Manitoba

Saying 'yes' to skinny, tall and long homes: What Winnipeg can learn from Edmonton

Edmonton has gone out of its way to make plopping modern, smaller residences on older lots — a controversial exercise in density virtually everywhere — somehow hip. And Winnipeg is taking notes.

Public opinion in Edmonton shifted for infill by involving neighbours, builders in talks, officials say

These infill homes on Vivian Avenue in St. Vital in Winnipeg are larger than neighbouring older homes. The city is considering new guidelines for infill housing and has consulted with Edmonton about its plans. (Trevor Brine/CBC)

Edmonton is so lovey-dovey with putting multiple residences where there was only one that city employees made Valentine's Day cards to profess their admiration for infill development.

On the card, a heart is sketched above a cartoon streetscape dotted with homes of varied shapes, green lawns and people walking and biking. "You complete my street," the card gushes

Edmonton has gone out of its way to make plopping modern, smaller residences on older lots — a controversial exercise in density virtually everywhere — somehow hip. And officials in Winnipeg are taking notes.

City of Edmonton staff put together a few Valentine's cards to show their love for infill development. (Jason Syvixay/Twitter)

Infill proselytizers in Edmonton use a Twitter hashtag, dream up proposals for a design competition attracting top urban minds nationwide, and even started a non-profit advocacy group to promote building in aged neighbourhoods rather than sprawling outskirts.

Meanwhile, the city made a website and cartoons, formed employee teams focused on infill development and pitched infill as a way to make "Everyone's Edmonton" come true.

This is happening while developers in Winnipeg cried this week that infill housing would grind to a halt if administration restricts how much of a lot a new home can cover. City planners are thinking of limiting the size of homes to 45 per cent of lot size, which developers say would make homes too small and too expensive to sell.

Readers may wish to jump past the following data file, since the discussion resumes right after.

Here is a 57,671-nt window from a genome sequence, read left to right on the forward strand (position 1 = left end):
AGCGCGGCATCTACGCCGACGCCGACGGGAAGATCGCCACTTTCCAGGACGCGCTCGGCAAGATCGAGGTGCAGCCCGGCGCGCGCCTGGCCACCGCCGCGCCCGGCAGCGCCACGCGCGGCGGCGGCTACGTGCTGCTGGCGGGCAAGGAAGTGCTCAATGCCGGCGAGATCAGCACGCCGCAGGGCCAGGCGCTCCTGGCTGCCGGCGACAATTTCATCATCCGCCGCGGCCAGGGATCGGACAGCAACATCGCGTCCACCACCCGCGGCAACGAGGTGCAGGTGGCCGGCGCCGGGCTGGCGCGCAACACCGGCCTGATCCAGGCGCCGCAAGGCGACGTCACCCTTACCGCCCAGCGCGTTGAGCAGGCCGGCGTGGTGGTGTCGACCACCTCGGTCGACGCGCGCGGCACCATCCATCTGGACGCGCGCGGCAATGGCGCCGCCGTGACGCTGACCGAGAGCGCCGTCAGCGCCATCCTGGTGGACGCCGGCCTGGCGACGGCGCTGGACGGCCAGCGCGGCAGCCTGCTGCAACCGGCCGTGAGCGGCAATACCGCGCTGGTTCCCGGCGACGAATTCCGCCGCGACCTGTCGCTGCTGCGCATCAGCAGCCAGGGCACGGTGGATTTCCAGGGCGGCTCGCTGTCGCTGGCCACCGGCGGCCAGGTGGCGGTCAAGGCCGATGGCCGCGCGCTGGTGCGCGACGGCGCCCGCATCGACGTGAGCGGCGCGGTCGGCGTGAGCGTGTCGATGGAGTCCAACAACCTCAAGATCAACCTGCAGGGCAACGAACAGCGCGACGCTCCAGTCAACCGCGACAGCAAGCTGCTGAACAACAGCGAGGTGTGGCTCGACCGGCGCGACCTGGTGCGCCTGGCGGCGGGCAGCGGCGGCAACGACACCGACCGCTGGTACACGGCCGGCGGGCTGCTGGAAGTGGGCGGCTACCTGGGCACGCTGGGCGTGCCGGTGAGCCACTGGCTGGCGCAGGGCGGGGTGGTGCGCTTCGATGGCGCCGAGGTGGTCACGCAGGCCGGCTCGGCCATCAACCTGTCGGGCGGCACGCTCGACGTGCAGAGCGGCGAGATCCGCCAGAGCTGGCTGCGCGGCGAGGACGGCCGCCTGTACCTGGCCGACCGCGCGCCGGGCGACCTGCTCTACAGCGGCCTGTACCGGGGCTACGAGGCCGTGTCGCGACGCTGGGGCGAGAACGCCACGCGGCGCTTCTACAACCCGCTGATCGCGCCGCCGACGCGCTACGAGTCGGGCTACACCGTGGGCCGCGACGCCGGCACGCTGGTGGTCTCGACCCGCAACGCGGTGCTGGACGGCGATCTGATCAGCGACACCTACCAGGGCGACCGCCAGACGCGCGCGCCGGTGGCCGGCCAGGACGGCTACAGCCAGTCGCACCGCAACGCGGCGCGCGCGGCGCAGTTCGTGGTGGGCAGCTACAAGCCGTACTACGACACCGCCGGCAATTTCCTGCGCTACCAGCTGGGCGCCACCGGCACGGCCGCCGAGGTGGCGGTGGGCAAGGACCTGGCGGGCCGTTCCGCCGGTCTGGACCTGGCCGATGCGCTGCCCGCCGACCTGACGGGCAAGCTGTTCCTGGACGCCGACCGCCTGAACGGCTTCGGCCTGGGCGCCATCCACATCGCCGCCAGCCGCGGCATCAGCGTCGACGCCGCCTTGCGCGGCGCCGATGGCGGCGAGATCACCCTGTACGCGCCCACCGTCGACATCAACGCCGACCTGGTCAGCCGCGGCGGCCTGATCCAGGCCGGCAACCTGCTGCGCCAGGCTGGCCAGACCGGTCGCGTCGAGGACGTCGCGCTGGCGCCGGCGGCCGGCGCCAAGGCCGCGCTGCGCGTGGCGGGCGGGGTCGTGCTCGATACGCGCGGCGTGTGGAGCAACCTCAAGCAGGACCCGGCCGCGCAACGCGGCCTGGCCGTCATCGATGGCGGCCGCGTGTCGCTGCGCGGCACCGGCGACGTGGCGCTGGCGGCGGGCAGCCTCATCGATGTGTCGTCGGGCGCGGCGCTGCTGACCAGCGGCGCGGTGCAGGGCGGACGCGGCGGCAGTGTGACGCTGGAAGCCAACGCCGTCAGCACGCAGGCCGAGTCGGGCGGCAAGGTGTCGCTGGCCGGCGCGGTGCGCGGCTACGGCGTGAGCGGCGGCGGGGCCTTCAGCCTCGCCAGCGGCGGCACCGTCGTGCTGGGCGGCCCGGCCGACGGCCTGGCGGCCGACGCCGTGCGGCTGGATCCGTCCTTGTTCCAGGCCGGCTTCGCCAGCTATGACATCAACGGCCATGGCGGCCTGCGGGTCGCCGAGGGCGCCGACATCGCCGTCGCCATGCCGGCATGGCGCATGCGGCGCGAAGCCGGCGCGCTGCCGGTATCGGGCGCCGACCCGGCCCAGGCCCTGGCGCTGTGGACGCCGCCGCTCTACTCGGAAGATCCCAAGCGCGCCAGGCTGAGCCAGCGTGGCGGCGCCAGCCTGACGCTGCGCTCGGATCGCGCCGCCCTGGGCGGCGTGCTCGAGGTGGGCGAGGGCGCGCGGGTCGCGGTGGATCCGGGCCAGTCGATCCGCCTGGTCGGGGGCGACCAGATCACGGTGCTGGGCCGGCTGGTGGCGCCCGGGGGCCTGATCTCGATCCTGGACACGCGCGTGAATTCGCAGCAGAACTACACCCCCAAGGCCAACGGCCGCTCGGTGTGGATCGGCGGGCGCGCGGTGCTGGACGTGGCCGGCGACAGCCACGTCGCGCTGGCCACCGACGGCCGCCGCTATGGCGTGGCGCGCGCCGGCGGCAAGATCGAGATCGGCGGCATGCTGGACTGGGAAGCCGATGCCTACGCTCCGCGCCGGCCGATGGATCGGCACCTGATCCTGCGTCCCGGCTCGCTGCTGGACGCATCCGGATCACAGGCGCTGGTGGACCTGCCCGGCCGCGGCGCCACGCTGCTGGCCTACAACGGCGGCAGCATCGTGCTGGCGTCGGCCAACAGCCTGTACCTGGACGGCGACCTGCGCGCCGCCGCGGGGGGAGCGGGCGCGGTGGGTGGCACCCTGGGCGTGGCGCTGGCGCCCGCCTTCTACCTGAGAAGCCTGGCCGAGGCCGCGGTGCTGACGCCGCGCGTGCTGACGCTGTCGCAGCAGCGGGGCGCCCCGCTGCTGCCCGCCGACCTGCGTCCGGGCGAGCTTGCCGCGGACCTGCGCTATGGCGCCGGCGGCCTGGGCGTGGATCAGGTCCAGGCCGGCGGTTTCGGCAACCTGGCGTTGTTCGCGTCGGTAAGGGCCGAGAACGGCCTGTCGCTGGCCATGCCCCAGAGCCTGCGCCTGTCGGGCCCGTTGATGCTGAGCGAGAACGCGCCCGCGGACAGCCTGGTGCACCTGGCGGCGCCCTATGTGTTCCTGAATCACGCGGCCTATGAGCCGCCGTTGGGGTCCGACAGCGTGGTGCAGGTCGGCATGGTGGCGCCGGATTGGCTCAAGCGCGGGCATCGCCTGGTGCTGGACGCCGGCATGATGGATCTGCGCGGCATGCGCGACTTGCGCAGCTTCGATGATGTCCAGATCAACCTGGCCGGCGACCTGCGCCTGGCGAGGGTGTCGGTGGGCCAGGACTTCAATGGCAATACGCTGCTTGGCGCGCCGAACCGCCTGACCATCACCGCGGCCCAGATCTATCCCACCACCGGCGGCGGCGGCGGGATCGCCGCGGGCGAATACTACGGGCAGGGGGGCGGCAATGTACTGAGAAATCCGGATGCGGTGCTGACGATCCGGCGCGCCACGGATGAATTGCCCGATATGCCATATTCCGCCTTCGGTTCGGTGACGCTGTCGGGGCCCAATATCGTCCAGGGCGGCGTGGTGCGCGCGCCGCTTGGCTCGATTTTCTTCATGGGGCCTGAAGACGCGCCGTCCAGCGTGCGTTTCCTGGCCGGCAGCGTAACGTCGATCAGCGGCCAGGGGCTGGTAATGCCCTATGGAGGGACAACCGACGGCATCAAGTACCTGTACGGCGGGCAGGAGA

A petition of 600 Winnipeggers was even submitted to council last month calling for a moratorium on infill development.

In devising Winnipeg's first plan for a city-wide infill strategy, officials have vowed no more "skinny, tall and long houses," which they said were lambasted as eyesores by the neighbours.

Jason Syvixay understands where both cities are coming from: he's a Winnipegger who is principal planner with the City of Edmonton's infill liaison team.

He says buy-in from the community is necessary.

"We realize that infill might be a messy thing," said Syvixay, who posted the infill Valentine's cards on Twitter this week. "Let's try to dive right into that and try to delineate how neighbours and builders can have a really respectful and considerate experience during the construction process."

Near building sites, postcards and brochures are handed out, explaining the housing type under construction and phone numbers to call if neighbours have concerns, he said.

"It has been less about should we do infill, but more about when, where and how."

It wasn't always this way in Edmonton. 

Boom in lot-splitting 

Beginning in 2013, the city permitted that 50-foot lots could be split in two in certain neighbourhoods.

"There was a lot of resistance to this," said Mick Graham, president of the Infill Development in Edmonton Association board. "People who had happily lived in 1,100-square-foot bungalows saw these tall, narrow houses appearing on their street, and it wasn't what they were used to seeing."